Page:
Finding love and salvation amid poverty and despair
Here’s my guilty admission. I sat through Samson and Delilah and I wanted it to end.
The violence, the petrol-sniffing, the exploitation – white and black, and the indifference were all confronting.
But it wasn’t my squeamishness that had me longing for the closing credits. What did me in and left me feeling completely bombed was that for much of the movie you are placed in the shoes of Aboriginal young people who have seemingly little to live for.
Through his young stars, Marissa Gibson and Rowan McNamara, director Warwick Thornton shows the unrelieved, grinding boredom young people face. There is no lightness of being for these star-crossed lovers. Just day after day of the same. In Samson’s case this means getting up, getting stoned and going nowhere.
When I think of the young teens growing up in suburbs like Gladesville, Epping and Ermington in my electorate of Bennelong, they enjoy a cornucopia of choices. They too have their problems, but they can still dream big dreams.
Even those who stumble along the way will get second and third chances or more.
All Australians should see this movie. It will open many eyes to the reality faced by thousands of Indigenous Australians.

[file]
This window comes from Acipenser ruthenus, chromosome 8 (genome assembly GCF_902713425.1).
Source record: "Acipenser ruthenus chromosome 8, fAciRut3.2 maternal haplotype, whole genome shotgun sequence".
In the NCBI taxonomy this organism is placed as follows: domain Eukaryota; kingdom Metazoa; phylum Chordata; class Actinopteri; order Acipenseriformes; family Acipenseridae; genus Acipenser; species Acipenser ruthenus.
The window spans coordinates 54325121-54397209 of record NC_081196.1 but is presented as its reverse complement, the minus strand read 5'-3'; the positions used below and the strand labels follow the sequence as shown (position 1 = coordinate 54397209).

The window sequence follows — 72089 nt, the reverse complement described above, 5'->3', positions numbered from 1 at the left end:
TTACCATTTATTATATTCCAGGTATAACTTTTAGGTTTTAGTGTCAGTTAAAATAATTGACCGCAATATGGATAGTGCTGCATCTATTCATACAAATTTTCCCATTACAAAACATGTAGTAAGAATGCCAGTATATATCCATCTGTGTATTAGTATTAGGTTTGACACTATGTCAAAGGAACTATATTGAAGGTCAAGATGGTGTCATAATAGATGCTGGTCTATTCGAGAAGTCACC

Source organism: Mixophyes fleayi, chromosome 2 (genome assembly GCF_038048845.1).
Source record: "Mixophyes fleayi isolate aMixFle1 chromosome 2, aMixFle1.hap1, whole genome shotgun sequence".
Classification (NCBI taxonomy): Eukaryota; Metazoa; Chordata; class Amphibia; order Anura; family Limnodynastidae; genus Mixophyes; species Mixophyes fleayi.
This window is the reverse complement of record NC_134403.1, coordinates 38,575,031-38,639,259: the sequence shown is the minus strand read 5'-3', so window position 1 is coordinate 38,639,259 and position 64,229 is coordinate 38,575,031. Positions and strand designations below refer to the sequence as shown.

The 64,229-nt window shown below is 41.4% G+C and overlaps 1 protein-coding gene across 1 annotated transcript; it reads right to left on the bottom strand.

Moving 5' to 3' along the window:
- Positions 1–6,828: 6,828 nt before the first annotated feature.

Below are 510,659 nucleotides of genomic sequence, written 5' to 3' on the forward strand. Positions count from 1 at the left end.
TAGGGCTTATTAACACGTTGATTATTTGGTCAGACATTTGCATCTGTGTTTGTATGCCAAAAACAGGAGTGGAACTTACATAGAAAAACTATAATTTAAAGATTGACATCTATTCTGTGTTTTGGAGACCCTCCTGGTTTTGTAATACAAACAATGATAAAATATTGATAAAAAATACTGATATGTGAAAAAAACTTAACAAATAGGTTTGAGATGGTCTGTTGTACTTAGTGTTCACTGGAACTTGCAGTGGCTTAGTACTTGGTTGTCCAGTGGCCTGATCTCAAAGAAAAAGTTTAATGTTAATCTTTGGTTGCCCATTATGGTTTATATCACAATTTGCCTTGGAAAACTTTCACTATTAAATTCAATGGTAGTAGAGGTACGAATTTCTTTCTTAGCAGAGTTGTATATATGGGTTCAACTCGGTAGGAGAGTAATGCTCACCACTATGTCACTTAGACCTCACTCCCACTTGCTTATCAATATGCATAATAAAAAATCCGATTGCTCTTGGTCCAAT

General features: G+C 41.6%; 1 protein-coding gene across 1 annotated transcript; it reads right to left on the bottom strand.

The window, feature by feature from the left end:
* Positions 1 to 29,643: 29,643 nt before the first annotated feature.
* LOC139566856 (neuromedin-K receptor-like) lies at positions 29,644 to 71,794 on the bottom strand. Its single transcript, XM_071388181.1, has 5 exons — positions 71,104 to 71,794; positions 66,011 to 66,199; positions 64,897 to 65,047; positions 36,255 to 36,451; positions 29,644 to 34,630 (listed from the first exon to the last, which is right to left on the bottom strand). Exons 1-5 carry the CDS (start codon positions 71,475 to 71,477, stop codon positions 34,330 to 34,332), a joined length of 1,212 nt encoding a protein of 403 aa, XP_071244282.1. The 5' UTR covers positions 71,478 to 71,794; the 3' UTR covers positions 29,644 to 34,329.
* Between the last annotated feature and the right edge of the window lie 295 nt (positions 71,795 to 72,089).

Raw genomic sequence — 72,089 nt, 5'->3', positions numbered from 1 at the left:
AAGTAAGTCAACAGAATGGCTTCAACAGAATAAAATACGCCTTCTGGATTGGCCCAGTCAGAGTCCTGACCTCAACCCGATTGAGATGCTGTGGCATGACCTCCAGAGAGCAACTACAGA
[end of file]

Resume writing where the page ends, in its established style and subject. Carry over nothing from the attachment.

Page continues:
It is not without hope – in fact the movie succeeds because in spite of the hardship and unfairness visited upon Samson and Delilah their bond to each other is ultimately stronger than the forces which pull them apart. The glimpses of salvation that book-end the movie come from the strength of spirit of the Aboriginal women. Somehow they manage to keep functioning amid the chaos.
Warwick Thornton deserves all the kudos for such an amazing debut film. I hope he, Rowan and Marissa manage to keep riding that fickle wave of success. They’ve glimpsed the fishbowl of celebrity that is Cannes, but have now come home. 15 year-old Rowan is back in his home in Hidden Valley near Alice Springs which he shares with six or seven others. He now has an Xbox – one of the trappings of success. The beautiful Marissa is determined to finish Year 12.
I wish her well. Today only one in ten Aboriginal people over the age of 15 complete Year 12 in the Northern Territory.
Across Australia the retention rates for Aboriginal students are almost 30% less than non-Indigenous students. That’s not a situation we can tolerate any longer, which is why we’re working hard to close the gap.
Translating the hope of so many Australians embodied in the National Apology into rebuilding Indigenous lives and communities is something we are determined to do as a Government.
It’s time for politicians of all persuasions to reach across the aisle and support that effort. We need to make sure that any sequel to Samson and Delilah can stay true to the original’s hopeful ending.
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